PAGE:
What are some ways y'all use to remember how to identify things in the field?

I do a lot of field work with animal tracks & signs so it is required for me to know how to quickly identify and potentially follow said animal.

Some methods I use are:

  • Reading field guides before I go to sleep, during breaks in work, during commercials or whenever I have free time.

  • Identifying on iNaturalist

  • Using keys and scientific papers

As I’m writing this I am printing out track photos and laminating them to keep with me (like math quiz cards) to aid with memorization. What are some methods y’all use?

P.S. Here is my iNat account: https://www.inaturalist.org/people/3911628 if you would like to see more info about the cards lmk and I’ll make a journal post abt it.

P.P.S This is for any taxon, not just tracks.

Are you asking just about tracks and signs? Or about all taxa?

Everything, sorry I didn’t specify that.

Well, in that case…

When I was beginning to learn plants, decades ago, I would write them down as I found them. On paper, with a pen - this was pre-cellphones (pre-Internet, come to think of it). That helped cement the names in my head. In the winter, I would go through a regional flora (an actual book) and write out the names of species that were possibilities in my immediate area.

I learned birds by keeping written daily lists. Ditto odonates. I think plants, birds, and odonates were the only taxa where I actually wrote names out by hand. Nowadays, I just photograph them and upload them to iNat, where lives my auxiliary brain that keeps track of all the names (I’m being sarcastic).

Let’s see … I also took classes and workshops whenever I could. Field guides lived (still live) on my bedside table and the back of the toilet. I bought lots of field guides and manuals. I went walking with friends who were interested. I certainly used keys for plants and dragonfly exuviae, and I’m using them nowadays to try to learn bryophytes. I do lots of IDing on iNat, but frankly, I concentrate on Unknowns and easy-to-ID species I already know, so I don’t learn as much from iNat as I could.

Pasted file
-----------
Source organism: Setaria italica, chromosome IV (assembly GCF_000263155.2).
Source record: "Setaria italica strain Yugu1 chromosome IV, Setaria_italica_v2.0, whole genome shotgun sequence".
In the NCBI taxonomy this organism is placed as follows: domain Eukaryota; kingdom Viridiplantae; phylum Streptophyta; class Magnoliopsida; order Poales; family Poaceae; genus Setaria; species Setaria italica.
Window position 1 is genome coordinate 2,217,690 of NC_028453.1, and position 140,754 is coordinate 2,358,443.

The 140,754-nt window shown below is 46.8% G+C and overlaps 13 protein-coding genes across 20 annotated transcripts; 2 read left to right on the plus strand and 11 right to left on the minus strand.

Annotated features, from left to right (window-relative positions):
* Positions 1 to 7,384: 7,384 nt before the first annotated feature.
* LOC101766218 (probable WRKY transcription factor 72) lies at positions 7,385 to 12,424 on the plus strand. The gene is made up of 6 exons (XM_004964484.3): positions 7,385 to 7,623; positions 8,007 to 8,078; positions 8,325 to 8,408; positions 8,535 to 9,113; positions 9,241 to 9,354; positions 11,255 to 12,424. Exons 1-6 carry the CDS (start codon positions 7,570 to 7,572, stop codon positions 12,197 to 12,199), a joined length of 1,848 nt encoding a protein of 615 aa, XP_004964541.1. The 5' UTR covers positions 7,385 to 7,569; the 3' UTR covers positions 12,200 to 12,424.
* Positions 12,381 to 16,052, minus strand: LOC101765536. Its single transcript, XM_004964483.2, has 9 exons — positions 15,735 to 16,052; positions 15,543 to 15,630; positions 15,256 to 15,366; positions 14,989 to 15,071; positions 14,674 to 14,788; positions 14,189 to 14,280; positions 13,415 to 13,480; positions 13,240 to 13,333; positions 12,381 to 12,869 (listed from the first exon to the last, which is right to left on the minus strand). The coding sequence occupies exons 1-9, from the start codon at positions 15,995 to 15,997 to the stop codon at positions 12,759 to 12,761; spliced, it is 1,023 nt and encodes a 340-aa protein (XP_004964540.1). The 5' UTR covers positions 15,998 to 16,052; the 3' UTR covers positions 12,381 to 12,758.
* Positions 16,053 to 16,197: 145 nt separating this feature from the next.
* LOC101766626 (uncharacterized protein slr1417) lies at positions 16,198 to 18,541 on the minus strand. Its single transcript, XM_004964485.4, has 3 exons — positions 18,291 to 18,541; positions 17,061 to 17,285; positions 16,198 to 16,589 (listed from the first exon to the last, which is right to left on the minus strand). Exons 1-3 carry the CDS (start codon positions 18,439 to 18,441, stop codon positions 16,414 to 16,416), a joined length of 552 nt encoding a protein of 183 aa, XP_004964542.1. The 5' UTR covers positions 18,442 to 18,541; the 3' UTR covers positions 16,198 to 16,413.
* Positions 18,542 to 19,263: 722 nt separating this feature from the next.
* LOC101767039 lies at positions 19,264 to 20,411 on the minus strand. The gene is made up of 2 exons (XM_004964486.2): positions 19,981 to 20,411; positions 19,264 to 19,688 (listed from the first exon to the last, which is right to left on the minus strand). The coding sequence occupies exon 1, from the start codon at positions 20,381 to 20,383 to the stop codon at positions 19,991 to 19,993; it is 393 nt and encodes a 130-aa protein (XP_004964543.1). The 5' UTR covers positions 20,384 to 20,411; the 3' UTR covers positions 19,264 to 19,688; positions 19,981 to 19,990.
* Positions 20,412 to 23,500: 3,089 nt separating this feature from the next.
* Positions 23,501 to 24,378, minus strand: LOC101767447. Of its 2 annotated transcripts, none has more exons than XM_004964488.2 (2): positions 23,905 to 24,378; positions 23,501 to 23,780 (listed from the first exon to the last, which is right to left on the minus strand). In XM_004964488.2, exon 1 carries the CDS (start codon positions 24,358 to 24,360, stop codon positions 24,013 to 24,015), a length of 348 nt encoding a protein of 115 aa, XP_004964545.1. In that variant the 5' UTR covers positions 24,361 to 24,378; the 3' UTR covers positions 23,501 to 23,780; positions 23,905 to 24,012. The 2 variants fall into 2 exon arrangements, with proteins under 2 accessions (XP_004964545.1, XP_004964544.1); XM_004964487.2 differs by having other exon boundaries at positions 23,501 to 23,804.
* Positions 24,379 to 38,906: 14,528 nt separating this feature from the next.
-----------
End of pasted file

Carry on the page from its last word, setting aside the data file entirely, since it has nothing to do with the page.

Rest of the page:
And after 50 or 60 years of all that, I STILL don’t know anywhere near enough.


Thats amazing and it is certainly more than enough as very few other people can (or perhaps a better way to word it would be, have taken the time to learn how to) identify more animals than they can count on their fingers or identify animals that aren’t in zoos.

I still keep field notes, but not of as many things as I make observations for :D.

1 Like

Repetition. As an example, I just spent a few days trying to learn a lot of new plants in beautiful Anza-Borrego Desert State Park in Southern California. I already knew most of the dominant shrubs but the wildflowers were mostly new. New common names, new genera, new species. So with a few plant guides in hand, as soon as I’d identify (and document) a new species, I’d say it to myself five or ten times, then continue my desert walk and repeat the name(s) each time I encountered a new individiual. I made a point of documenting (and naming) many of the same “Lifer” plants multiple times just in order to have multiple examples in my iNat observations to study later. In the evenings, internet connection permitting, I’d go back over the finds of the day, once again making sure I could blurt out the name of each species. With my diminishing number of neurons at my advanced age, this method is not a sure thing, but it helps!